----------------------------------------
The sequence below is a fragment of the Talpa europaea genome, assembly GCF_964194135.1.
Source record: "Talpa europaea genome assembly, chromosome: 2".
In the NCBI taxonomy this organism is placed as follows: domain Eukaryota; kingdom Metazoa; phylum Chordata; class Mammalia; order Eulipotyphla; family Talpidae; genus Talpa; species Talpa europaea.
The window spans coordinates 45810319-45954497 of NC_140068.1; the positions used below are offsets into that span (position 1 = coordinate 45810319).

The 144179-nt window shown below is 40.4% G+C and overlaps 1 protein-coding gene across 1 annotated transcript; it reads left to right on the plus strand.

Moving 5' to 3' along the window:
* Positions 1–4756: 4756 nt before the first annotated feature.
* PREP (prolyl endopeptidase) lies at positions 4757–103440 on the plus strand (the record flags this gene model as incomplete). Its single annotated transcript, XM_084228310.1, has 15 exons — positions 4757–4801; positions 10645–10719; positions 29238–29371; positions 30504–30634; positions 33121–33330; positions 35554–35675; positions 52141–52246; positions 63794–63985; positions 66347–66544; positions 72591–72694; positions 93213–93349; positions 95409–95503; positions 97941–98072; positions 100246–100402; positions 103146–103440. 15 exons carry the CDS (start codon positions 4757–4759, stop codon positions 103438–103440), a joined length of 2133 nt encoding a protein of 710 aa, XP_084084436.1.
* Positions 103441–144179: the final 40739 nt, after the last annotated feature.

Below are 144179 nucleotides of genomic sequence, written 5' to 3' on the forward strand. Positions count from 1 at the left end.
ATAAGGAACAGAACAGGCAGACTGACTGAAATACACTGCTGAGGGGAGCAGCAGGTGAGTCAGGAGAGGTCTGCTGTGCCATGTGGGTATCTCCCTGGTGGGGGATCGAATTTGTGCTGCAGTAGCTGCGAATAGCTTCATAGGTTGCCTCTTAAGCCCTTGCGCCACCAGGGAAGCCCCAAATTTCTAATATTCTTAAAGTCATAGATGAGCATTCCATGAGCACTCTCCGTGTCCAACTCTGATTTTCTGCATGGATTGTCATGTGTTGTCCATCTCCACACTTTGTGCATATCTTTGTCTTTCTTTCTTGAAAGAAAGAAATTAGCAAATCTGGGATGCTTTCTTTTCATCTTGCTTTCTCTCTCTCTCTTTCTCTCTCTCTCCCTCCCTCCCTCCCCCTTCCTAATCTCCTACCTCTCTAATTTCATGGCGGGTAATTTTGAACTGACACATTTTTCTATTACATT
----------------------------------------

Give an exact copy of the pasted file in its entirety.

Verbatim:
The sequence below is a fragment of the Talpa europaea genome, assembly GCF_964194135.1.
Source record: "Talpa europaea genome assembly, chromosome: 2".
In the NCBI taxonomy this organism is placed as follows: domain Eukaryota; kingdom Metazoa; phylum Chordata; class Mammalia; order Eulipotyphla; family Talpidae; genus Talpa; species Talpa europaea.
The window spans coordinates 45810319-45954497 of NC_140068.1; the positions used below are offsets into that span (position 1 = coordinate 45810319).

The 144179-nt window shown below is 40.4% G+C and overlaps 1 protein-coding gene across 1 annotated transcript; it reads left to right on the plus strand.

Moving 5' to 3' along the window:
* Positions 1–4756: 4756 nt before the first annotated feature.
* PREP (prolyl endopeptidase) lies at positions 4757–103440 on the plus strand (the record flags this gene model as incomplete). Its single annotated transcript, XM_084228310.1, has 15 exons — positions 4757–4801; positions 10645–10719; positions 29238–29371; positions 30504–30634; positions 33121–33330; positions 35554–35675; positions 52141–52246; positions 63794–63985; positions 66347–66544; positions 72591–72694; positions 93213–93349; positions 95409–95503; positions 97941–98072; positions 100246–100402; positions 103146–103440. 15 exons carry the CDS (start codon positions 4757–4759, stop codon positions 103438–103440), a joined length of 2133 nt encoding a protein of 710 aa, XP_084084436.1.
* Positions 103441–144179: the final 40739 nt, after the last annotated feature.

Below are 144179 nucleotides of genomic sequence, written 5' to 3' on the forward strand. Positions count from 1 at the left end.
ATAAGGAACAGAACAGGCAGACTGACTGAAATACACTGCTGAGGGGAGCAGCAGGTGAGTCAGGAGAGGTCTGCTGTGCCATGTGGGTATCTCCCTGGTGGGGGATCGAATTTGTGCTGCAGTAGCTGCGAATAGCTTCATAGGTTGCCTCTTAAGCCCTTGCGCCACCAGGGAAGCCCCAAATTTCTAATATTCTTAAAGTCATAGATGAGCATTCCATGAGCACTCTCCGTGTCCAACTCTGATTTTCTGCATGGATTGTCATGTGTTGTCCATCTCCACACTTTGTGCATATCTTTGTCTTTCTTTCTTGAAAGAAAGAAATTAGCAAATCTGGGATGCTTTCTTTTCATCTTGCTTTCTCTCTCTCTCTTTCTCTCTCTCTCCCTCCCTCCCTCCCCCTTCCTAATCTCCTACCTCTCTAATTTCATGGCGGGTAATTTTGAACTGACACATTTTTCTATTACATT